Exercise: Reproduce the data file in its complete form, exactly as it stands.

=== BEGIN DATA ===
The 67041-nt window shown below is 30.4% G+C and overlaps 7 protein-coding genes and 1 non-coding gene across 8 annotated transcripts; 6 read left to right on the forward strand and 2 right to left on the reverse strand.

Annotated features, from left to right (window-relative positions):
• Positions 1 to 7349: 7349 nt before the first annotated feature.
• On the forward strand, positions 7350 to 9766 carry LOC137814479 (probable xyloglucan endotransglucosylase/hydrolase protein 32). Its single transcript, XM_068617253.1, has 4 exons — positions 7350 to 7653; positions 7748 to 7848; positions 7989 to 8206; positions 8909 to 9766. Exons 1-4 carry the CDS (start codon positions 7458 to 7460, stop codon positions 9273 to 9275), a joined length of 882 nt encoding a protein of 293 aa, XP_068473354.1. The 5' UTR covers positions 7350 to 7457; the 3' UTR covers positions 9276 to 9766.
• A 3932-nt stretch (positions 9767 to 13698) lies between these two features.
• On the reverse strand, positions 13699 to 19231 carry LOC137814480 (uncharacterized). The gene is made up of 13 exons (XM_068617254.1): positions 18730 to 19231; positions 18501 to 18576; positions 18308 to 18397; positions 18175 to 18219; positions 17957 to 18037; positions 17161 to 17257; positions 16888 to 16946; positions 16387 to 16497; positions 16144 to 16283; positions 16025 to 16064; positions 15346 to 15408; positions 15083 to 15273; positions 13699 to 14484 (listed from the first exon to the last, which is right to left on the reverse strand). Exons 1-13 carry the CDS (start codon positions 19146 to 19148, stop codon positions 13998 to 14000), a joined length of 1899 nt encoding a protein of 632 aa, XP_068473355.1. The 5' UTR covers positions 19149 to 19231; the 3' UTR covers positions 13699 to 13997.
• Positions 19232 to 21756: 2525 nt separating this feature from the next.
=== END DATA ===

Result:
The 67041-nt window shown below is 30.4% G+C and overlaps 7 protein-coding genes and 1 non-coding gene across 8 annotated transcripts; 6 read left to right on the forward strand and 2 right to left on the reverse strand.

Annotated features, from left to right (window-relative positions):
• Positions 1 to 7349: 7349 nt before the first annotated feature.
• On the forward strand, positions 7350 to 9766 carry LOC137814479 (probable xyloglucan endotransglucosylase/hydrolase protein 32). Its single transcript, XM_068617253.1, has 4 exons — positions 7350 to 7653; positions 7748 to 7848; positions 7989 to 8206; positions 8909 to 9766. Exons 1-4 carry the CDS (start codon positions 7458 to 7460, stop codon positions 9273 to 9275), a joined length of 882 nt encoding a protein of 293 aa, XP_068473354.1. The 5' UTR covers positions 7350 to 7457; the 3' UTR covers positions 9276 to 9766.
• A 3932-nt stretch (positions 9767 to 13698) lies between these two features.
• On the reverse strand, positions 13699 to 19231 carry LOC137814480 (uncharacterized). The gene is made up of 13 exons (XM_068617254.1): positions 18730 to 19231; positions 18501 to 18576; positions 18308 to 18397; positions 18175 to 18219; positions 17957 to 18037; positions 17161 to 17257; positions 16888 to 16946; positions 16387 to 16497; positions 16144 to 16283; positions 16025 to 16064; positions 15346 to 15408; positions 15083 to 15273; positions 13699 to 14484 (listed from the first exon to the last, which is right to left on the reverse strand). Exons 1-13 carry the CDS (start codon positions 19146 to 19148, stop codon positions 13998 to 14000), a joined length of 1899 nt encoding a protein of 632 aa, XP_068473355.1. The 5' UTR covers positions 19149 to 19231; the 3' UTR covers positions 13699 to 13997.
• Positions 19232 to 21756: 2525 nt separating this feature from the next.